Etched in Stone

Editors Note #2: A step in the right direction

Andres Jimenez

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Andres Jimenez

 Co Editor-in-Chief

 Dear Readers,

The single most important thing that I learned about leadership is that upward transitions are one of the most basic structural elements in creating a functional workplace and staff to manage and grow it. Forward momentum in the form of breakthroughs, progressive ideals, and improved systems is the reason a product is successful. Inversely, the lack there of can be destructive.

Over the course of three years, Etched in Stone has experienced a series of, in my eyes, dramatic transitions that have helped shape and create a valuable product. In my first year of being on the Etched in Stone staff, we shifted from being an all-print to web-based publication, adopting etchedinstone.org. As I mentioned in my first editor’s note, my job was to develop and maintain this website. During my second year, we began a recorded, studio style news broadcast, which was distributed to our school to watch and therefore critique.

Both of these transitions were based around one thing, and that is that the constantly new technology available to us opens up hundreds of opportunities to embrace progressive, 21st century journalism, (as society has taken to calling it.) Moving from a staff of nearly 20 to a current staff of 12, it has been apparent to me that these changes are necessary in carrying the momentum of the class, especially when the number of students in the class directly affects the specificity of the content.

As the membership of the staff decreases, so does the variety of various interests and specialized knowledge that comes with each student. Every writer has something to contribute to the publication, and each of them are usually different from each other. Because of this, a larger staff means more specialties and therefore more diverse content.

This year is a transition year for Etched in Stone. Moving forward, as Editor-in-Chief, I strive to make this year valuable for the future of the Etched in Stone program. I am working with my partner and Co-Editor Olivia Jones not only to set up a system that is functional and holds the interest of the staff members, but also creates a structure for next year’s staff so that they do not have to start over and undergo the transition again.

 Olivia JonesCo Editor-in-Chief Dear Readers, I’ve learned that if I want to improve at something, I have to figure out what it is that I’ve done wrong in the past, determine a process to fix the problem, and find a better solution to use in the future. The process to prepare Etched in Stone for the next few years will be no different.I’ve been a part of the staff for three years, and took Journalism I as a freshman. The program has changed quite a bit since then. What was once a print only publication morphed into a website, which gained a broadcast. The newspaper was transformed into a magazine and then back into a newspaper. I understand that it was a smart decision to start to walk away from traditional print and focus more energy on multimedia. This process has been messy and complex, such is any transition. This year, Etched in Stone is in what I believe is its biggest transition year yet.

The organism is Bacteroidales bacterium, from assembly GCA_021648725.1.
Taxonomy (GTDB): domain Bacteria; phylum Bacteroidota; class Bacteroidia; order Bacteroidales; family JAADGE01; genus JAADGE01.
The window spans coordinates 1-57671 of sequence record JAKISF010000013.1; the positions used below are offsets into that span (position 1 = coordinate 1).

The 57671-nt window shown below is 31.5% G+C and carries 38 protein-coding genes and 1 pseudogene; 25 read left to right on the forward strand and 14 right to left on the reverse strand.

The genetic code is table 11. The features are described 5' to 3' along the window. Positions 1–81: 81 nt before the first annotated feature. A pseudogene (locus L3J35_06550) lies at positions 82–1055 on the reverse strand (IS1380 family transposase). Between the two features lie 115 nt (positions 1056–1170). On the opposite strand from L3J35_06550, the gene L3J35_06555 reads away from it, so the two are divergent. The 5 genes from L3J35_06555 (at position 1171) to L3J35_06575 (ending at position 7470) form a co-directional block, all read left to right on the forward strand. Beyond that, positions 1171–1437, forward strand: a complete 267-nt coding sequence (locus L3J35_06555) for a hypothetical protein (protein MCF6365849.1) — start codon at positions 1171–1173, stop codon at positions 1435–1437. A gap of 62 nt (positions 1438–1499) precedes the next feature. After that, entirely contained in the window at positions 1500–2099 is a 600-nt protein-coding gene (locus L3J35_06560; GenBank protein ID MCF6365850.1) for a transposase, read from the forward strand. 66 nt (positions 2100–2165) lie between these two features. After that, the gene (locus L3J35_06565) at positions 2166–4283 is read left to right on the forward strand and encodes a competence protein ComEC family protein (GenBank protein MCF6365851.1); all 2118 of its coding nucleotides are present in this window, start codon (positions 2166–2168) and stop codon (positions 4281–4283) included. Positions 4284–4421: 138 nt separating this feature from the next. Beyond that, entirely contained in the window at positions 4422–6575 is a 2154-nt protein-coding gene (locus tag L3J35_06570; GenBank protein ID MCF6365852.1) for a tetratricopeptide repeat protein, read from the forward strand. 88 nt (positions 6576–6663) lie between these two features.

Two years ago Etched in Stone’s online publication won first place in state at J-Day, then last year won third at state place and was a Pacemaker finalist at the national convention. This year we didn’t place at J-Day and haven’t submitted the site to the national convention yet. It shows that we had a spike of change in the positive direction but remained there. Some wall is preventing us from moving farther, and I don’t think it is a barricade that we can surpass this year. However, if we set up the staff for next year in the best way we can, then maybe they can break through and continue to better the program. Once we made the jump to online, there wasn’t much growth after that. Now we are crashing into those walls and with much more force than we would have two years ago if we had decided to grow the program then.

As far as the broadcast goes, that element has existed in so many formats I’ve lost count. Each new element has brought about various styles, and boy can it vary. We’re starting to learn that we will need to seek out guests, they won’t typically come to us, and the same can be said with musical acts. Until we try something new and perhaps stumble across a method that works, this will be what we stick with.

Ideally, in a few years, the program will be completely different, but in a good way. The broadcast will be improved, and the staffers will have specialized in something that they are passionate and care about. The staff was larger last year, so the designated roles had a bit more meaning to them and there was a clearer chain of command. With a measly staff of 13 this year, when nearly half the staff is in a titled role, they all seem to blur together since everyone needs to know a little bit of everything. We are finding a balance of lead roles and staff. The more advice and assistance we can give to the younger staffers the more knowledge they’ll have next year.

Transitions are necessary, especially this year with the ever present hurdles looming over us. My fellow seniors and I need to continue to support the program as much as we can while we’re here. The more we can do this, the better we can prepare our younger staffers for overcoming more obstacles throughout the next few years.

 

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Editors Note #2: A step in the right direction